For depositors unhappy at the negative real interest rates banks offer them these days, Reserve Bank governor Adrian Orr's message boils down to this: too bad. Get used to it.
The takeaway from Wednesday's monetary policy statement is that the dashboard reflecting current conditions is pretty good, but the road ahead is foggy.
Uncertainty is rife, caution is necessary and "considerable time and patience" will be required before the Reserve Bank can be confident it can dial back its current stimulatory monetary settings.
The collateral damage from those settings extends beyond would-be first home buyers priced out of the housing market, to savers as well.
It is true that the bank cannot do precision monetary policy. Its tools are all blunt.
But the trouble is, the bank has been much more effective at engineering lower deposit rates than lower borrowing rates.
Over the past 12 months, two-year mortgage rates have dropped a full percentage point but six-month deposit rates have dropped 1.8 percentage points, to 0.8 per cent. That is a negative real return, given inflation expectations one year ahead of 1.8 per cent, not to mention being taxable.
The hit to deposit rates is a deliberate artefact of monetary policy, most particularly of the funding for lending programme (FLP). It offers the banks funding from the Reserve Bank at the official cash rate, currently 0.25 per cent, and which the monetary policy committee has just indicated it is still willing to take negative if need be.
"A key channel of the FLP's effectiveness is the indirect channel. That is, the availability of the FLP puts downward pressure on other sources of funding such as term deposits," the monetary policy statement says. "This reduces bank funding costs, irrespective of whether banks actually draw on the FLP."
The committee wagged an admonishing finger at the banks, saying it expects to see a full pass-through of lower funding costs to borrowing rates and would closely monitor progress. It said the same thing three months ago, for all the good it did.
Over the course of 2020, term deposits with the banks fell by $25 billion or 13 per cent but at year's end they still funded more than a third of the banks' collective loan book.
It remains to be seen how long that continues, as the purchasing power of those deposits slowly evaporates.
Unfortunately, it reinforces the message which has been blaring at New Zealanders from the tax system for a generation now: if you want to provide for your old age, don't save money, borrow money.
Ever since Sir Roger Douglas changed the tax treatment of retirement savings vehicles, the message has been that if you save they will tax you every step of the way.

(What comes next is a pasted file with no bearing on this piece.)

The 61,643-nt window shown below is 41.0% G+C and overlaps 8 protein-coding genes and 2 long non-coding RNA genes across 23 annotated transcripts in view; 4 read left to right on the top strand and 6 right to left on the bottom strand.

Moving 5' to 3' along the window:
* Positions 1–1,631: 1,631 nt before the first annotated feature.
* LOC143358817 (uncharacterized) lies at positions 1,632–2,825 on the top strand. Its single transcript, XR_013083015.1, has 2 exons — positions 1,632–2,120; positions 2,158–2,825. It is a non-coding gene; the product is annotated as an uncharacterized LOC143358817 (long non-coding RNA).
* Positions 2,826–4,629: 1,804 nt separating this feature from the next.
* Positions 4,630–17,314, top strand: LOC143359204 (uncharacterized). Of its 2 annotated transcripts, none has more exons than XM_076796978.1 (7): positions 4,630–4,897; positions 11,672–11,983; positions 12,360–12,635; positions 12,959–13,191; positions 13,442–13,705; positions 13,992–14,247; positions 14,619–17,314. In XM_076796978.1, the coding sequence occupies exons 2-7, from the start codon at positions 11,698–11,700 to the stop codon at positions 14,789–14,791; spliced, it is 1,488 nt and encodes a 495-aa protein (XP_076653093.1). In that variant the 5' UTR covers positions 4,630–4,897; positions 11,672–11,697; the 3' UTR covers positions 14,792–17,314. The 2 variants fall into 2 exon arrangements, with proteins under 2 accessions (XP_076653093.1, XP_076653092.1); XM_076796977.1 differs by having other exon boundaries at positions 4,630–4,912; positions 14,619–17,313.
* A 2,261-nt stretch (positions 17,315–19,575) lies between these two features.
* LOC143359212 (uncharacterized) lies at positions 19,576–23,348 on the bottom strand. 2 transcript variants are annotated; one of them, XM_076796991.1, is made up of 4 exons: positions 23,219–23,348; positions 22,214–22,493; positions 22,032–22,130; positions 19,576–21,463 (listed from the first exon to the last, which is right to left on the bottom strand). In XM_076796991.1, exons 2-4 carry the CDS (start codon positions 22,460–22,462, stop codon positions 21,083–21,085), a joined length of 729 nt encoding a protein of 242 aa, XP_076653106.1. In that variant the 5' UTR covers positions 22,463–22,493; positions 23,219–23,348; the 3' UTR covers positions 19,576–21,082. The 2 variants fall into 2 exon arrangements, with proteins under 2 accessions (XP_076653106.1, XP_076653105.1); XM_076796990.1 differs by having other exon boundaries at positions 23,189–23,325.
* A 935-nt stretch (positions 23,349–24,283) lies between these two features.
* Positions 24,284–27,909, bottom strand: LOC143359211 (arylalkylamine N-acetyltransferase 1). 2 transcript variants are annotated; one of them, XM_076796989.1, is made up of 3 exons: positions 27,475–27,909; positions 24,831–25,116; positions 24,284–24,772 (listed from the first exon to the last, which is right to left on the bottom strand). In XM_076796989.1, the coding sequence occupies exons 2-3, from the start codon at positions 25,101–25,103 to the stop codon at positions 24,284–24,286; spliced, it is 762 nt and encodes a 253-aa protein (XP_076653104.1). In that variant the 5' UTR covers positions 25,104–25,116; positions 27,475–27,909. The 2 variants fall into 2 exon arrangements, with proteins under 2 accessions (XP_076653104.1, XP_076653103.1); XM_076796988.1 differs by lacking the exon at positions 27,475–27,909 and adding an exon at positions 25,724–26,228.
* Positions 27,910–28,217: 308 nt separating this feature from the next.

Better to borrow and use the money to bid up the price of housing. Then sit back and enjoy the benefits of leverage in an almost-always rising market.
Enjoy your untaxed imputed rents if you are an owner-occupier, or your interest deductions if you are a landlord, until you sell and pocket your tax-free capital gains.
It remains unclear to what extent, if any, the Government is willing to address those distortions.
It is, however, quite happy to benefit from the low borrowing costs it faces as a result of the central bank's willingness to buy its bonds as fast as it issues them.
But when house buyers take advantage of the same low rates, it is willing to scapegoat the bank, by implication, with its new injunction to take account of house prices when — independently of course — setting policy.
Orr bridled at the suggestion that the negative real returns to money in the bank are reinforcing the message that saving is a mug's game and contributing to the rush to invest in rental properties instead, fuelling house price inflation.
"When interest rates are low people may look further along the risk/returns curve for higher returns if they think they need that," Orr said. "But they have to understand they are not just moving further along the return curve but further along the risk curve as well. We are saying do that with eyes wide open."
"Whenever people think about investing, they tend to think about the house. But there are more options for investing that have similar risk and returns and probably more longer-term productive implications."
House prices, like any asset, can under- or over-shoot fair value, Orr said. "We will be very clear about when we think house prices are creating financial stability risk and we are ready to act, as we have proven with our recent loan to value ratio [moves]."
People tended not to think about the risks involved in property investment, he said.
"There are many challenges: keeping your tenants, all the requirements you have as a landlord. Equity markets and other forms of investment have their relative returns and risks as well."
New Zealand has a rather puny sharemarket which intercepts relatively little of the country's economic life. So should investors look offshore?
As for global equity markets, as Orr acknowledged, there is increasing talk — echoing concerns about the housing market here — that they are overvalued, as a function of low interest rates.
"That is the world we live in," he said. "There is no free lunch."